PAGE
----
According to FAA records, on February 8, 1990, the first officer received his private pilot certification in single engine land airplanes. On January 17, 1991, the first officer failed the flight portion of his instrument rating examination. The disapproval stated that he would be reexamined on "pilot operations 2, area departure and holding." On January 22, 1991, he successfully completed the reexamination for his instrument rating. On June 19, 1991, he successfully completed his commercial pilot certification for single engine airplanes and instrument-airplane. On June 21, 1991, the first officer failed the oral portion for his multi-engine rating. On June 23, 1991, he successfully completed the examination for that rating.
On August 29, 1992, the first officer failed the practical examination for certified flight instructor (CFI). On October 24, 1992, he failed practical test once again, with the same examiner. On April 9, 1993, he passed the test, and was issued a CFI certificate. On October 19, 1995, the first officer failed his initial practical test evaluation for airline transport pilot certification. The inspector who gave him the test stated that the pilot was 30 degrees off course heading inbound on an NDB approach, then "decided to set the DG [directional gyro] to the inbound course heading." On the disapproval, the inspector wrote that the reexamination would be on NDB approach and single engine approach; all other areas satisfactory. On October 21, 1995, the first officer passed the reexamination.
Company training records indicated that the first officer received initial company training in February 1996, for the Beech BE-58. He received initial differences training for the Learjet 25 and Learjet 35 in August 1996. On August 22, 1996, he was "approved" for second-in-command duties, during a "FAR 135 Airman Competency/Proficiency Check."
At 1636, the day before the flight, the captain called for a preflight weather briefing, and filed an instrument flight rules flight plan for the airplane from Bridgeport to Lebanon. He also filed a second instrument flight rules flight plan from Lebanon to The Francis S. Gabreski Airport (FOK), Westhampton Beach, New York, and then filed a visual rules flight plan from Gabreski to Bridgeport. At 2037, the evening before the flight, he obtained an outlook weather briefing for the flight, and at 0849, on the day of the accident, he obtained an updated weather briefing for the flight.
Lebanon Municipal Airport was located about 600 feet above sea level. The weather, recorded at 0945, included winds from 190 degrees at 5 knots, an overcast cloud layer at 1,200 feet above ground level (agl), a visibility of 5 statute miles with mist, a temperature 41 degrees Fahrenheit, dewpoint 38 degrees Fahrenheit, altimeter 29.83.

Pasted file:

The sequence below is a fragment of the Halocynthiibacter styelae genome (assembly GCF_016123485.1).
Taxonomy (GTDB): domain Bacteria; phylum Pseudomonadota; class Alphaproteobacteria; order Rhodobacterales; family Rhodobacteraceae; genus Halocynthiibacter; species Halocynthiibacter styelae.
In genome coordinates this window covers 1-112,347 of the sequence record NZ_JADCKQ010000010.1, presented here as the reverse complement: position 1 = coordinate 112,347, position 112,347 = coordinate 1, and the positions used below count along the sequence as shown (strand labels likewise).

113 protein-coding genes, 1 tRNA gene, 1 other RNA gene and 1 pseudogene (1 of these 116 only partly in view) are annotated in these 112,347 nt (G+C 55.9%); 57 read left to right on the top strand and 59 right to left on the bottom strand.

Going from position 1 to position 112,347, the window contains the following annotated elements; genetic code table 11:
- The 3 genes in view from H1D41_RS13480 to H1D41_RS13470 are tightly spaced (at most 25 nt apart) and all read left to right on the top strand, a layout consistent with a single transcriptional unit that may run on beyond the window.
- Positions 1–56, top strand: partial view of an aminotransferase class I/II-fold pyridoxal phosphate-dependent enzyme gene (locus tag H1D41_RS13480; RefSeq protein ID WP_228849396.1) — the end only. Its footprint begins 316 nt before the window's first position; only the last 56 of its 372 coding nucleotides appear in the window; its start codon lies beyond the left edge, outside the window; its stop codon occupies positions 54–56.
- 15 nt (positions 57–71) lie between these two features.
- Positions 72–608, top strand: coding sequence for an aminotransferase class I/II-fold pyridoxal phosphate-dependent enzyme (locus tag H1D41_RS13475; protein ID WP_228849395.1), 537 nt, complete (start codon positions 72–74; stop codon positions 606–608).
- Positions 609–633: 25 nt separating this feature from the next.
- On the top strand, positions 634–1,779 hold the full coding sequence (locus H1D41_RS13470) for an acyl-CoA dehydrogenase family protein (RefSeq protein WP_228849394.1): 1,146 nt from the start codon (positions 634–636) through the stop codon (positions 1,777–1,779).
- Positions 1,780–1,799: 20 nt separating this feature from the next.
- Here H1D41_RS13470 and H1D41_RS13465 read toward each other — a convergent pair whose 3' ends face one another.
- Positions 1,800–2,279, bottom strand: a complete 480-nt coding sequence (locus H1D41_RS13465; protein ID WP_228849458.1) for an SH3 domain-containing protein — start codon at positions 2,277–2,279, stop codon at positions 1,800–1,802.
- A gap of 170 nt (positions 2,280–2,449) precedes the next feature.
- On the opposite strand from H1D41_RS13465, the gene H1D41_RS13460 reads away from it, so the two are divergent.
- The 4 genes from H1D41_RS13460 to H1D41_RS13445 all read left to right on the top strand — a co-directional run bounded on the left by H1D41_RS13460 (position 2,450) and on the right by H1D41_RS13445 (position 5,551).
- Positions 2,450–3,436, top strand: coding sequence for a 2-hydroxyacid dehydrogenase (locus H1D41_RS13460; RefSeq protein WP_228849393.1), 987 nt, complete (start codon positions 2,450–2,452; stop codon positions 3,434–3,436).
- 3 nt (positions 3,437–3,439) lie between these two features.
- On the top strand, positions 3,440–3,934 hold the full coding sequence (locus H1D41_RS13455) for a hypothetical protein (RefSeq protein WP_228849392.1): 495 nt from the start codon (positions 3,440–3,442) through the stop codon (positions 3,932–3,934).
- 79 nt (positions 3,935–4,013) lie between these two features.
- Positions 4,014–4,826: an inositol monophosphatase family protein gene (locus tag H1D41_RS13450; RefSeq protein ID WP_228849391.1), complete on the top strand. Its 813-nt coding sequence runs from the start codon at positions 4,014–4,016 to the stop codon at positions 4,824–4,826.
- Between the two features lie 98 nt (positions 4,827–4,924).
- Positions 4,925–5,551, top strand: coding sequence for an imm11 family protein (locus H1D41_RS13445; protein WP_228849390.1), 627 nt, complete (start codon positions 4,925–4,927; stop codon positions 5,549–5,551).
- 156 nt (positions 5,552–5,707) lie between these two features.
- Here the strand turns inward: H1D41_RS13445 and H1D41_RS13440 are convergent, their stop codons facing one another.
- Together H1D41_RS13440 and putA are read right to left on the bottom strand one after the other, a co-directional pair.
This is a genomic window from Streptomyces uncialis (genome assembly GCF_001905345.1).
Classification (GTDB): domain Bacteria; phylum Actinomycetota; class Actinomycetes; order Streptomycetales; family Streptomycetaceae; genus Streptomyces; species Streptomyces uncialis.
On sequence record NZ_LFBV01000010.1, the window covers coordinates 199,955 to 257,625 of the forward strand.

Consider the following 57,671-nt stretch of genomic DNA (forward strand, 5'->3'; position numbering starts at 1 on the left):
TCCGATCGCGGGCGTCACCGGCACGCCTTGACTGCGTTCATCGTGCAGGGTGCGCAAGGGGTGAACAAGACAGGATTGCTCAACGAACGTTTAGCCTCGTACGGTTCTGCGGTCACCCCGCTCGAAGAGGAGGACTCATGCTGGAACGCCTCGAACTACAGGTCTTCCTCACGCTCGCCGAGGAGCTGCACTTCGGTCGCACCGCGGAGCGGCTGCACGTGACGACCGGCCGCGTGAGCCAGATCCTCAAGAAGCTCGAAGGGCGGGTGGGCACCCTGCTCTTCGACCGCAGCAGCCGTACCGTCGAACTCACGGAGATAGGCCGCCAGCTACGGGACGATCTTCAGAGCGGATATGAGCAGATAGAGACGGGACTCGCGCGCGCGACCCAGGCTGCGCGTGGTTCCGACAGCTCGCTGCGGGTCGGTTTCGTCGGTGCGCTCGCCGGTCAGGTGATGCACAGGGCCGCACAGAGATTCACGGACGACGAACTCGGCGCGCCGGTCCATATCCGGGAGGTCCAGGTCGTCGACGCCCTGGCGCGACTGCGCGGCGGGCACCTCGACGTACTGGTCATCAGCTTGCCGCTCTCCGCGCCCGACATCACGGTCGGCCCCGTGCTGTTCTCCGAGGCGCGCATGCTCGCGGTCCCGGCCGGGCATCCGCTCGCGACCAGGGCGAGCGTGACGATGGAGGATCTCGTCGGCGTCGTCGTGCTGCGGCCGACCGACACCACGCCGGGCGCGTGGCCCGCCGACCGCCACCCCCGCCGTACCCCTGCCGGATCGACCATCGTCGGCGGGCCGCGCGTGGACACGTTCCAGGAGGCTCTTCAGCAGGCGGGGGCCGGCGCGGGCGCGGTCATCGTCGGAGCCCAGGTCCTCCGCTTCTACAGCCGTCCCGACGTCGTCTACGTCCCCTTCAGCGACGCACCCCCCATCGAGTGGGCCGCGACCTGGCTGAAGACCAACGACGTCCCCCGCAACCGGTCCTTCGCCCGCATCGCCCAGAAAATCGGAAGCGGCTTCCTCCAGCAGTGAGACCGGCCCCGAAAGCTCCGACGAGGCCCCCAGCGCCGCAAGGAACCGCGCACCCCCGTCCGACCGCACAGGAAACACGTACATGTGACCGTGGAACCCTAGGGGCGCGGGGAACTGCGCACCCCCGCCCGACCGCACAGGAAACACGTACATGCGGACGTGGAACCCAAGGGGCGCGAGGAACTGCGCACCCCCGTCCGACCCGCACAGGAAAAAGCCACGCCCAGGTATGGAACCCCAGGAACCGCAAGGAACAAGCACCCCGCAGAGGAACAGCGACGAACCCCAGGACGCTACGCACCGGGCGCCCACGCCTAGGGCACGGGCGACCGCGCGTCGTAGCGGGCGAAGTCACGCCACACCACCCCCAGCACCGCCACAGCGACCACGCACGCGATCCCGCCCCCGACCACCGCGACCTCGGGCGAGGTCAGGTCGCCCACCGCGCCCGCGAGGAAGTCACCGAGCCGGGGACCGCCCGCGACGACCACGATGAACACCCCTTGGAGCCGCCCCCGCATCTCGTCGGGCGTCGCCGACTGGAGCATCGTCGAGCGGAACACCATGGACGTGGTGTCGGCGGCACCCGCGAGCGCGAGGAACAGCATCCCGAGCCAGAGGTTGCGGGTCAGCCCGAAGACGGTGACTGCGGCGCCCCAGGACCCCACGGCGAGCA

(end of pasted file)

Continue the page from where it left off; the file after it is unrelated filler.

An FAA computer printout, which resulted from the 0849 briefing, had on it, the latest area winds aloft, at 6,000 feet above mean sea level, as being from 220 degrees, in excess of 40 knots. In the briefing audio tapes provided by the FAA, the captain had not requested winds aloft, nor had they been provided.
The captain of a Mesa Airlines flight, which was in holding while waiting for the accident airplane to land, stated that he might have gotten a trace of icing during the holding, at 6,000 feet. He noticed a "strong" tailwind from the southwest at altitude, and was "just in the tops" of the clouds while in holding. He also noticed some breaks in the clouds "through descent to DH."
The captain of a Business Express flight, which was about 5 miles to the south of Lebanon around the time of the accident, also remembered seeing breaks in the cloud layers.
AIDS TO NAVIGATION
The localizer facility for the ILS RWY 18 approach was located just beyond the departure end of that runway. BURGR intersection, which was the initial approach fix for the ILS RWY 18 approach, was directly over a marker beacon. The VOR for the VOR RWY 24 approach was located 066 degrees magnetic, 4.4 nautical miles from the runway. A marker beacon for that approach, co-located with the Hanover NDB, was 066 degrees magnetic, 6.6 nautical miles from the runway.
A chronology of events was provided with an air traffic facilities package from the FAA. The times listed in the chronology were in Greenwich Mean Time (Z). The accident occurred at 1005 Eastern Standard time, which equated to 1505Z. Events included:
On December 25, 1996, at 0055:
"Ground evaluations and certification of Lebanon NH runway 18 LOC, GS. MM, OM VOR/DME, MCR and 125.95 mhz radio equipment is complete. Ground evaluations and certification of Cummington MA ARSR, ATCRB and CD equipment is complete. Evaluation and certification of ARTCC facilities and service at Nashu NH are complete. All facilities were found to be operating satisfactorily."
On December 26, 1996, at 0126:
"LEB VOR/DME failed due to a crushed cable caused by ice buildup in a cable duct."
On December 26, 1996, at 1730:
"FAA flight check completed on Lebanon NH runway 18 LOC, GS, MM, OM and IVV NDB. All were found to be satisfactory. The VOR/DME were not flight checked because the facility was off the air due to the continuing repair activity."
On December 27, 1996:
"Ground evaluation of LAH NDB was conducted. This New Hampshire state operated facility was found to have modulation out of tolerance 66 percent versus 80 to 95 percent. Facility was left as found."
On January 3, 1997:
"Lebanon NH VOR/DME is repaired and ready for flight check."
On January 6, 1997:
"Lebanon NH VOR/DME and LAH NDB were flight checked and found to be satisfactory. Lebanon VOR/DME returned to service, modulation level of LAH NDB was adjusted into tolerance by state technician."